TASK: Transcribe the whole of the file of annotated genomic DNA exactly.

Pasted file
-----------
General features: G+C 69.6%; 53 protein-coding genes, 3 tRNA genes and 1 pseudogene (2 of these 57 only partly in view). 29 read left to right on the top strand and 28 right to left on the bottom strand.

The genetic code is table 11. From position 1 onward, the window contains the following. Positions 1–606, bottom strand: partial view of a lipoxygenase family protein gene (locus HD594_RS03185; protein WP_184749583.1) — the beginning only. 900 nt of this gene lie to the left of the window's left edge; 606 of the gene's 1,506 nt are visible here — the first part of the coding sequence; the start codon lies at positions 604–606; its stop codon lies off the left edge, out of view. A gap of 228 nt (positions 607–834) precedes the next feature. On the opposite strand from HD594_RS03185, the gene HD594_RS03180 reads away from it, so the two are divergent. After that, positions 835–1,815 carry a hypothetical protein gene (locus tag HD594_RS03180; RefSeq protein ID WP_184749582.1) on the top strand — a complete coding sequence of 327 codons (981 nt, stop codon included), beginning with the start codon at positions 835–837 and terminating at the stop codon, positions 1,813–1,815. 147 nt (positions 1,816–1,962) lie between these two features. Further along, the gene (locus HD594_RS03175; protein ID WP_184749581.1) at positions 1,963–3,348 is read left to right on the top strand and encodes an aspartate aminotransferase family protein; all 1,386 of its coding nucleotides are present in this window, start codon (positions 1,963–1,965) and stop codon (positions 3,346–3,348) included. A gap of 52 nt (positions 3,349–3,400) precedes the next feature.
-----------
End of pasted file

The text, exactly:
General features: G+C 69.6%; 53 protein-coding genes, 3 tRNA genes and 1 pseudogene (2 of these 57 only partly in view). 29 read left to right on the top strand and 28 right to left on the bottom strand.

The genetic code is table 11. From position 1 onward, the window contains the following. Positions 1–606, bottom strand: partial view of a lipoxygenase family protein gene (locus HD594_RS03185; protein WP_184749583.1) — the beginning only. 900 nt of this gene lie to the left of the window's left edge; 606 of the gene's 1,506 nt are visible here — the first part of the coding sequence; the start codon lies at positions 604–606; its stop codon lies off the left edge, out of view. A gap of 228 nt (positions 607–834) precedes the next feature. On the opposite strand from HD594_RS03185, the gene HD594_RS03180 reads away from it, so the two are divergent. After that, positions 835–1,815 carry a hypothetical protein gene (locus tag HD594_RS03180; RefSeq protein ID WP_184749582.1) on the top strand — a complete coding sequence of 327 codons (981 nt, stop codon included), beginning with the start codon at positions 835–837 and terminating at the stop codon, positions 1,813–1,815. 147 nt (positions 1,816–1,962) lie between these two features. Further along, the gene (locus HD594_RS03175; protein ID WP_184749581.1) at positions 1,963–3,348 is read left to right on the top strand and encodes an aspartate aminotransferase family protein; all 1,386 of its coding nucleotides are present in this window, start codon (positions 1,963–1,965) and stop codon (positions 3,346–3,348) included. A gap of 52 nt (positions 3,349–3,400) precedes the next feature.